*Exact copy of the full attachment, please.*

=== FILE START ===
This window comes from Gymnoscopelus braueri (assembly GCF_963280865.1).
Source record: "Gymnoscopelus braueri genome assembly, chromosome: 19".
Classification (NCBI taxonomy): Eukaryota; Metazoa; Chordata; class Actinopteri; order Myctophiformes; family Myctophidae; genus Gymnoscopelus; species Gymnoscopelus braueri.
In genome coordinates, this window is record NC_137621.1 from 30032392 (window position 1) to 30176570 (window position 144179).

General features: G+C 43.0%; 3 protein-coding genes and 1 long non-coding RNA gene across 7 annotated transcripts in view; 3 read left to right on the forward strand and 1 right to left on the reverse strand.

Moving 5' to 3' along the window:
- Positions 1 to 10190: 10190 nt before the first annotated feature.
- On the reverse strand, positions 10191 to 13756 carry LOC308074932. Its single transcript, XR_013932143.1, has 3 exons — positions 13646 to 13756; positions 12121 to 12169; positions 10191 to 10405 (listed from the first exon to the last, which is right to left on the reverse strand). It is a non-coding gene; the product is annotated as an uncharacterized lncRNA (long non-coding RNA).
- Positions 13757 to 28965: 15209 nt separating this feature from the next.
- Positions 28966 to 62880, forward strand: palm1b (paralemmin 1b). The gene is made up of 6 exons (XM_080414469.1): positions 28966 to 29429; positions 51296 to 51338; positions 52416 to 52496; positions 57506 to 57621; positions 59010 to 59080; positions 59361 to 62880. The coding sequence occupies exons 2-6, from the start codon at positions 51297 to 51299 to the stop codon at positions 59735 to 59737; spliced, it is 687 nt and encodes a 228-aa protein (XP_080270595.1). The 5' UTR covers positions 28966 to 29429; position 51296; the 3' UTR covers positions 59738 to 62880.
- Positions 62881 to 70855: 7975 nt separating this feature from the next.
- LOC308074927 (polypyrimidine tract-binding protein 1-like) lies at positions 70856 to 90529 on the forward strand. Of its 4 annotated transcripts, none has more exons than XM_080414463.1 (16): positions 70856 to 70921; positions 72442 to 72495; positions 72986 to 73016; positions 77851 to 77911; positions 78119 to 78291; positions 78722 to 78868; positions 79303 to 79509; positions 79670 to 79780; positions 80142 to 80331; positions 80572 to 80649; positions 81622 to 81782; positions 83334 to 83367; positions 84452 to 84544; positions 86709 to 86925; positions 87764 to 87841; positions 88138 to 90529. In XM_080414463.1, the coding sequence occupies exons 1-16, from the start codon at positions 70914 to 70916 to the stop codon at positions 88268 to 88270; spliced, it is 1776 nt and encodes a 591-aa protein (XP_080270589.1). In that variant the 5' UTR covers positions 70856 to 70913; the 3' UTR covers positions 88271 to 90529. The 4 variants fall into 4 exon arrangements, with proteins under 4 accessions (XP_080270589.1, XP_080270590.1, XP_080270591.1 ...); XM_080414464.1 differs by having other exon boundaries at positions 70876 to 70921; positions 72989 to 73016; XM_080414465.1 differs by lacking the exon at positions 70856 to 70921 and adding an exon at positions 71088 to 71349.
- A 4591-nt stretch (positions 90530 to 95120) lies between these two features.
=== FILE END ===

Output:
This window comes from Gymnoscopelus braueri (assembly GCF_963280865.1).
Source record: "Gymnoscopelus braueri genome assembly, chromosome: 19".
Classification (NCBI taxonomy): Eukaryota; Metazoa; Chordata; class Actinopteri; order Myctophiformes; family Myctophidae; genus Gymnoscopelus; species Gymnoscopelus braueri.
In genome coordinates, this window is record NC_137621.1 from 30032392 (window position 1) to 30176570 (window position 144179).

General features: G+C 43.0%; 3 protein-coding genes and 1 long non-coding RNA gene across 7 annotated transcripts in view; 3 read left to right on the forward strand and 1 right to left on the reverse strand.

Moving 5' to 3' along the window:
- Positions 1 to 10190: 10190 nt before the first annotated feature.
- On the reverse strand, positions 10191 to 13756 carry LOC308074932. Its single transcript, XR_013932143.1, has 3 exons — positions 13646 to 13756; positions 12121 to 12169; positions 10191 to 10405 (listed from the first exon to the last, which is right to left on the reverse strand). It is a non-coding gene; the product is annotated as an uncharacterized lncRNA (long non-coding RNA).
- Positions 13757 to 28965: 15209 nt separating this feature from the next.
- Positions 28966 to 62880, forward strand: palm1b (paralemmin 1b). The gene is made up of 6 exons (XM_080414469.1): positions 28966 to 29429; positions 51296 to 51338; positions 52416 to 52496; positions 57506 to 57621; positions 59010 to 59080; positions 59361 to 62880. The coding sequence occupies exons 2-6, from the start codon at positions 51297 to 51299 to the stop codon at positions 59735 to 59737; spliced, it is 687 nt and encodes a 228-aa protein (XP_080270595.1). The 5' UTR covers positions 28966 to 29429; position 51296; the 3' UTR covers positions 59738 to 62880.
- Positions 62881 to 70855: 7975 nt separating this feature from the next.
- LOC308074927 (polypyrimidine tract-binding protein 1-like) lies at positions 70856 to 90529 on the forward strand. Of its 4 annotated transcripts, none has more exons than XM_080414463.1 (16): positions 70856 to 70921; positions 72442 to 72495; positions 72986 to 73016; positions 77851 to 77911; positions 78119 to 78291; positions 78722 to 78868; positions 79303 to 79509; positions 79670 to 79780; positions 80142 to 80331; positions 80572 to 80649; positions 81622 to 81782; positions 83334 to 83367; positions 84452 to 84544; positions 86709 to 86925; positions 87764 to 87841; positions 88138 to 90529. In XM_080414463.1, the coding sequence occupies exons 1-16, from the start codon at positions 70914 to 70916 to the stop codon at positions 88268 to 88270; spliced, it is 1776 nt and encodes a 591-aa protein (XP_080270589.1). In that variant the 5' UTR covers positions 70856 to 70913; the 3' UTR covers positions 88271 to 90529. The 4 variants fall into 4 exon arrangements, with proteins under 4 accessions (XP_080270589.1, XP_080270590.1, XP_080270591.1 ...); XM_080414464.1 differs by having other exon boundaries at positions 70876 to 70921; positions 72989 to 73016; XM_080414465.1 differs by lacking the exon at positions 70856 to 70921 and adding an exon at positions 71088 to 71349.
- A 4591-nt stretch (positions 90530 to 95120) lies between these two features.